Ulta Beauty is among the retailers poised to benefit from tax cuts, Wells Fargo analyst says

Key Points
  • Ulta Beauty is among the retailers poised to benefit from tax cuts, Wells Fargo analyst Ike Boruchow said.
  • Improving fundamentals and tax cuts will give retailers a boost, he said.
  • S&P retail grew 20 percent in the last three months.
Analyst raises retail targets after tax plan

Amid widespread store closures in the retail sphere, some companies have reason to be optimistic.

For one, fundamentals in the sector are improving, Wells Fargo retail analyst Ike Boruchow told CNBC on Tuesday.

"We are talking about baby steps," he said in an interview with "Power Lunch." "Comps for the space have gotten gradually better. Store traffic has gotten gradually better basically throughout the end of last year."

On top of that, the slashing of the corporate tax rate from 35 percent to 21 percent should also give U.S.-based retailers a boost, he added.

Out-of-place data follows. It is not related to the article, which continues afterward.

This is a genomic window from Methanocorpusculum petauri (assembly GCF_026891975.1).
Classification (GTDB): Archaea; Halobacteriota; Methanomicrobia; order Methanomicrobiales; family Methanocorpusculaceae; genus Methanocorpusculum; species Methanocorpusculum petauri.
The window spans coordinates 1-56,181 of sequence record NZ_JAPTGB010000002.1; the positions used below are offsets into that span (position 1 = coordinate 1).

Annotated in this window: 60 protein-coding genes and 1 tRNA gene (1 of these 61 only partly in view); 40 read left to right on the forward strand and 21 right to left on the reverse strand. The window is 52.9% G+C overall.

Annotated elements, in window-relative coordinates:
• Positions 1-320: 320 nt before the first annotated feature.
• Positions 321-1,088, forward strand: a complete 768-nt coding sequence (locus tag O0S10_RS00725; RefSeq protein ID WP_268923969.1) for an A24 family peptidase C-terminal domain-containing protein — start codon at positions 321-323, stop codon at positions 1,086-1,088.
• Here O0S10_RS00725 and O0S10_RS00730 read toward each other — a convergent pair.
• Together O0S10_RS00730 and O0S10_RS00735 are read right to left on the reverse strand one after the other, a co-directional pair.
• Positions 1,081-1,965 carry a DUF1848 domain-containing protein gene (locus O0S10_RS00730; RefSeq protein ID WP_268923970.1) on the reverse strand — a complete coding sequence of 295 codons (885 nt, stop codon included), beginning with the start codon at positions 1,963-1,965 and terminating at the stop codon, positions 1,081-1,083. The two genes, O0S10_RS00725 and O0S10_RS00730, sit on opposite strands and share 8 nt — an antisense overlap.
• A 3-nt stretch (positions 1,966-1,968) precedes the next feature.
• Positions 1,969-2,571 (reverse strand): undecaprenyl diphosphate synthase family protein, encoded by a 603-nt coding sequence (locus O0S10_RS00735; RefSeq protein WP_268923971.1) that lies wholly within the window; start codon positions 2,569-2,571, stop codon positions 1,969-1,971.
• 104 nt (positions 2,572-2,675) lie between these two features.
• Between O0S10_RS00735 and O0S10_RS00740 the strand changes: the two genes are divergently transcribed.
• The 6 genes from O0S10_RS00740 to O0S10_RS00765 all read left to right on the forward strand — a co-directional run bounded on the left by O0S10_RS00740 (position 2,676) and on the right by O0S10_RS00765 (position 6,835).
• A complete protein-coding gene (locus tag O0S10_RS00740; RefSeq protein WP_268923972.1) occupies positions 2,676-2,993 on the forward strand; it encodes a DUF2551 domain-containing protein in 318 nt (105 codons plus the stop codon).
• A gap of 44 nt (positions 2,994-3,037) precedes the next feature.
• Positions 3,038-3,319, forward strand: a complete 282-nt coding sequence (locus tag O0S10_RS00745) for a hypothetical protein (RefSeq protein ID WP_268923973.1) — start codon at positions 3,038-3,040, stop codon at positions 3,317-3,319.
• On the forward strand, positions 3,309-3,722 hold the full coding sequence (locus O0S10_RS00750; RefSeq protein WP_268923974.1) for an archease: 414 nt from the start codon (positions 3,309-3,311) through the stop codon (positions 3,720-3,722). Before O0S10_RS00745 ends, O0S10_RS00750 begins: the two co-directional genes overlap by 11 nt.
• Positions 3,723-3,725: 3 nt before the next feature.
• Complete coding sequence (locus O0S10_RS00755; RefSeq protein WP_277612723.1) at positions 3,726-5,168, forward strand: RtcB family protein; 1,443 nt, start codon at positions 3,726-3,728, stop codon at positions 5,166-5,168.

Boruchow believes the best way to play that combination is Ulta Beauty.

Wells Fargo upgraded Ulta to a valued stock earlier this month. The American cosmetics company is known for allowing shoppers to try on makeup, return used products and even have their eyebrows plucked or hair done in store.

"This is a name that lagged all of last year, but has some of the best growth prospects in retail," Boruchow said. "You've got a stock that's trading at recession multiples, tax-adjusted with some of the best fundamentals in retail."

The cosmetics chain opened 100 stores in 2017 and has earnings per share that are expected to rise more than $2 with the new tax plan, Boruchow said. Wells Fargo assigned a price target of $275 on the retail stock, which represents a 20 percent growth potential.

While retail stocks lagged last year, that trend appears to be turning around. The S&P 500 retail index has risen nearly 20 percent in the last three months.

Ulta isn't the only name Boruchow thinks will benefit from the new tax rate. His other top picks include the PVH Corp., parent of the brands Calvin Klein and Tommy Hilfiger; the Coach parent company, Tapestry Inc., which also owns Kate Spade and Stuart Weitzman, and Adidas AG.

The new corporate tax rate is "going to put us in an upward revision cycle for retail, and we haven't seen that in about two years," he said. "That's why the space has lagged so much."